We Sold Our Souls by Grady Hendrix // Fictitious Book Review
Hellbent for metal and hard-up for mercy, We Sold Our Souls follows an aging, has-been musician as she attempts to win back her dignity, and soul, from the bandmate that sold her out. Drenched in conspiracy paranoia, Grady Hendrix’s dark fantasy plunges under the surface of music, pop culture, and commercialism, and discovers something sinister and ravenous beneath.
Souls drags guitarist Kris Pulaski – and the reader – through hurt, humiliation, and the kind of grime that doesn’t wash off. But this rock ’n roll journey riffs agony into insight, despair into transcendence, clawing to liberate hope from the jaws of the beast.
Reading the first chapter or so of We Sold Our Souls, you can be forgiven for thinking you’re about to lean into something a bit absurdist, a tale darkly askew. I was reminded of Warren Ellis’s Crooked Little Vein and its particular brand of Americana-gone-batshit-bizarre, but with the thematic overlay of heavy metal. And, as a fan of Vein and old school metal (and general weirdness), I was here for it.
But Grady Hendrix’s novel took me by surprise, quickly grounding itself with a fierce, serious tone. This is a story about being driven into the dirt by a friend, by an industry, by life. About the cycle of self-loathing and withering anger experienced when your dreams are swallowed whole, leaving you to survive only on grit and sorrow. About the faceless things taking names and making deals, devouring your immortal soul for fame and profit.
It’s about some heavy shit, is what I’m saying. And, yes, it’s about heavy metal.
Forty-something former musician Kris Pulaski works at a crappy hotel, tormented by anonymity, debt, and garbage-fire customers. She’s a broken down mess with no sense of self-worth, just biting her tongue, staying medicated, taking her daily dose of humiliation and mumbling her gratitude. Clocking out after fresh rounds of disrespect and the news that she’s losing her house, she discovers insult to grievous injury: billboards touting the farewell tour of nu-metal band Koffin and its notorious frontman, Terry Hunt. Terry, who was Kris’s original musical partner, the singer in her band, her friend and her betrayer. Terry, blazing into retirement on a road paved with money and adulation, while Kris rots in obscurity.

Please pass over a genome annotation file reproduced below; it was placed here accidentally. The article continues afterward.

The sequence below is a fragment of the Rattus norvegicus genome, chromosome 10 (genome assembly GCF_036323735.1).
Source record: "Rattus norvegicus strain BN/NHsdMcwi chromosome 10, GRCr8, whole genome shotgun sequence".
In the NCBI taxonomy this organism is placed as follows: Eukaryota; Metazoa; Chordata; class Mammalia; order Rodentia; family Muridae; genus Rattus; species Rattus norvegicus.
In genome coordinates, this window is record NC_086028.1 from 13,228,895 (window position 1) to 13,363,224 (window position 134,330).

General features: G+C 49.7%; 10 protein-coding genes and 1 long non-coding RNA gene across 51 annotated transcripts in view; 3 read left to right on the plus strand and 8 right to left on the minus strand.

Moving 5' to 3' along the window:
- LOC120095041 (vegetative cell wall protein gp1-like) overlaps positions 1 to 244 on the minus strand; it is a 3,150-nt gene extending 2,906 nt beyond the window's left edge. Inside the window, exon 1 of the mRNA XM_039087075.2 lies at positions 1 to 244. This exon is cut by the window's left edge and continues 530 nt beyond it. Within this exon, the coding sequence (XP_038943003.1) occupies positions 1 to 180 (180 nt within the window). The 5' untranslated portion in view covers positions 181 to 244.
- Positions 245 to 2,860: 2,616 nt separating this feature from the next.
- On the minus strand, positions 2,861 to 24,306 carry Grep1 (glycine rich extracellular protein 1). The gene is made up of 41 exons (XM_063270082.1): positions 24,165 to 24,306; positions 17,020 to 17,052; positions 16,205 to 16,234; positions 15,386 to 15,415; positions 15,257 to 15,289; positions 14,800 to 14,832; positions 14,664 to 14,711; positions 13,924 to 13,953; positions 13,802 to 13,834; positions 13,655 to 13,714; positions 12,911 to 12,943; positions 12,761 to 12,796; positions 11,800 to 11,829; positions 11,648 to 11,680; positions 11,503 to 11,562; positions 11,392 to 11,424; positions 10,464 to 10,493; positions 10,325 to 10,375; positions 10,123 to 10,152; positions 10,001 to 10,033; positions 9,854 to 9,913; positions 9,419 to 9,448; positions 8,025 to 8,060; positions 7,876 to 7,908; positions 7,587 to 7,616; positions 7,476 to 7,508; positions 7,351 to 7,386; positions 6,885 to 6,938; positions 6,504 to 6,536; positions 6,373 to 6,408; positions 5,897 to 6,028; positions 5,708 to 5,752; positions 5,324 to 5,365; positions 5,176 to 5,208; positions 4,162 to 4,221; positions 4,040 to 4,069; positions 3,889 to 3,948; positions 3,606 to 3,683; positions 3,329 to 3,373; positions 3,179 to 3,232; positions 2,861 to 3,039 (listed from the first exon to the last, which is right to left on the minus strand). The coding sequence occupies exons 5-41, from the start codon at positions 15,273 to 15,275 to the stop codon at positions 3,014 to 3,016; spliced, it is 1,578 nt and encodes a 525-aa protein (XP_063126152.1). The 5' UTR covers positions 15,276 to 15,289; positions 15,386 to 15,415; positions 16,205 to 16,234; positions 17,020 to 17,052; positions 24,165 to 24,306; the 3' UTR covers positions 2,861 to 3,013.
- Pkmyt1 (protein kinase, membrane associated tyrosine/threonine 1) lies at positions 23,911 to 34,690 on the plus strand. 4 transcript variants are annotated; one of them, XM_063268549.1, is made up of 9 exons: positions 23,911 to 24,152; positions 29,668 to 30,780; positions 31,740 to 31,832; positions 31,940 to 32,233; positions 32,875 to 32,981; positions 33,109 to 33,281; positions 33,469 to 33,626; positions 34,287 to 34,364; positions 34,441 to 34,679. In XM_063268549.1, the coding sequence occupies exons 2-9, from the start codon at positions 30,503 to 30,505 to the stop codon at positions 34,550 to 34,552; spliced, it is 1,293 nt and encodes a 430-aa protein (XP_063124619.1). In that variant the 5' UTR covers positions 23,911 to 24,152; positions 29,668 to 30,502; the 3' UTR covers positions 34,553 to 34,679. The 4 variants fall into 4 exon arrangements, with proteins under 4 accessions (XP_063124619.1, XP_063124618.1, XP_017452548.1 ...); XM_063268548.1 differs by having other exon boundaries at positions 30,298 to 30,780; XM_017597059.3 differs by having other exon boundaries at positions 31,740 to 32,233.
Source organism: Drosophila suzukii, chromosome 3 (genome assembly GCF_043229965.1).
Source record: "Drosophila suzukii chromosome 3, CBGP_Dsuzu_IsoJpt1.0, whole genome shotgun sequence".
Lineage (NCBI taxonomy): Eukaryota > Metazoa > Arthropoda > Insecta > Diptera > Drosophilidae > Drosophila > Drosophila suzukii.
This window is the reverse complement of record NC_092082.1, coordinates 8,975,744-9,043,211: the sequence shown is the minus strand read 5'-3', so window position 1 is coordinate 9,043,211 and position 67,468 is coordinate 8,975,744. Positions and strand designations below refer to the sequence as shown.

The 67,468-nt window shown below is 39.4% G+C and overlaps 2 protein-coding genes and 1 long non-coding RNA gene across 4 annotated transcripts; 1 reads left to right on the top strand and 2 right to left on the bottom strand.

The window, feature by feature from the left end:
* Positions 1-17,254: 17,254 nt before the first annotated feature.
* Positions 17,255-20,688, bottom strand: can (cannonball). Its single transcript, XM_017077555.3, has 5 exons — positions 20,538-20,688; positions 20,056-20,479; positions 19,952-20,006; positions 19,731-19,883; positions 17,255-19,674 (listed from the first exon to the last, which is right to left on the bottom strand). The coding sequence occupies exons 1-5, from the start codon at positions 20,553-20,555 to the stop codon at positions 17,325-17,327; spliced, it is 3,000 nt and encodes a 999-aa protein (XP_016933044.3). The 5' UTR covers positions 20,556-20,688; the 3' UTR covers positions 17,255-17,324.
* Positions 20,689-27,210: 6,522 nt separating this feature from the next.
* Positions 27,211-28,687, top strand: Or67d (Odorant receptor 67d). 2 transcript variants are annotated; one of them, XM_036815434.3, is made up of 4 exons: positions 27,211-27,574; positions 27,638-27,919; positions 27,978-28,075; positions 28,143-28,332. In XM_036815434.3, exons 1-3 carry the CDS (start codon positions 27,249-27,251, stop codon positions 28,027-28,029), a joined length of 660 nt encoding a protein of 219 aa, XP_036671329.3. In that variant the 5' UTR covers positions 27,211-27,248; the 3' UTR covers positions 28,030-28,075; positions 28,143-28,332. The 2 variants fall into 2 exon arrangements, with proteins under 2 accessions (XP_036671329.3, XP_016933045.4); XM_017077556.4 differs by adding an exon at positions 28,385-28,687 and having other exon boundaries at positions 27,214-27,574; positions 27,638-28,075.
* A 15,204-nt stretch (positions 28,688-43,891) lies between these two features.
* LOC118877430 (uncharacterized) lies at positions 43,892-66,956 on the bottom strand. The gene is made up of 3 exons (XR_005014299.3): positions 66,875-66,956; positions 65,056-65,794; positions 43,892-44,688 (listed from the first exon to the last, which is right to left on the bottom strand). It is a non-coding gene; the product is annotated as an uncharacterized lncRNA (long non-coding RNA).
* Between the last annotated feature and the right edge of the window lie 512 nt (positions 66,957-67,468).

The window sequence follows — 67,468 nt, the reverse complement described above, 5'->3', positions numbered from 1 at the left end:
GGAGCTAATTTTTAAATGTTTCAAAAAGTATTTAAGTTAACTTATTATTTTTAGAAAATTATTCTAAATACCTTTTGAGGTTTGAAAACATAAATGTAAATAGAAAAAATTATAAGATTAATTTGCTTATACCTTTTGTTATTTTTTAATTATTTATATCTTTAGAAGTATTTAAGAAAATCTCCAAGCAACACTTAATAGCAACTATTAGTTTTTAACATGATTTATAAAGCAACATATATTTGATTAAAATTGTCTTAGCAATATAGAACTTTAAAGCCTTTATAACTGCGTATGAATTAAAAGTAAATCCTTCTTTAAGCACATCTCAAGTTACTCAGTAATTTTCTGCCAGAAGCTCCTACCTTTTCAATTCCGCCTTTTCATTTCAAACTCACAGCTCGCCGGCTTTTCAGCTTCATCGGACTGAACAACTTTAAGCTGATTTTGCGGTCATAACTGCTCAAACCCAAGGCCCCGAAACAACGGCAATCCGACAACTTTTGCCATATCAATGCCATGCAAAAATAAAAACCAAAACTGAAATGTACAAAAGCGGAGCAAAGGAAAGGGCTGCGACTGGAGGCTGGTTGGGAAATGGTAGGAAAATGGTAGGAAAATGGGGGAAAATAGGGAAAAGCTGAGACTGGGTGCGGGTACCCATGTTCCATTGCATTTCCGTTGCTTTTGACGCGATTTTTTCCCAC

It’s all enough to finally force her to dig out her old six-string, spill that anger into distortion-fuzzed power chords, and get off her ass. Somebody needs to hold Terry accountable for things he did a decade before, selling out Kris and the other three members of Dürt Würk, the band he cut down in its prime, killing their careers. Kris sets out to put the group back together, at least in spirit, to rally the old troops and seek restitution. Problem is, they mostly all hate her.
After being forced to sign away the life of Dürt Würk, things went sideways in a bad, bad way, with Kris at the wheel. So she seeks her rhythm guitarist, her truest absentee friend. But while he’s ready to talk, the things he has to say sound like a paranoid depressive spiraling into madness. The gun in his hand doesn’t help the situation, either.
It’s at this point that We Sold Our Souls takes shape, where we see beyond the directionless, angry loserdom ensnaring Kris Pulaski. The conspiracy delusions of her former axe-man prove true, quickly and catastrophically. There’s more to their shared history than unethical contracts and dubious decisions, and it’s an anchor that sinks Kris into panic and despair. Connecting the dots between old friends and murky memories of ill-fated deeds, she travels across country, trying to stay ahead of the law, disaster, and the mysterious forces of Black Iron Mountain.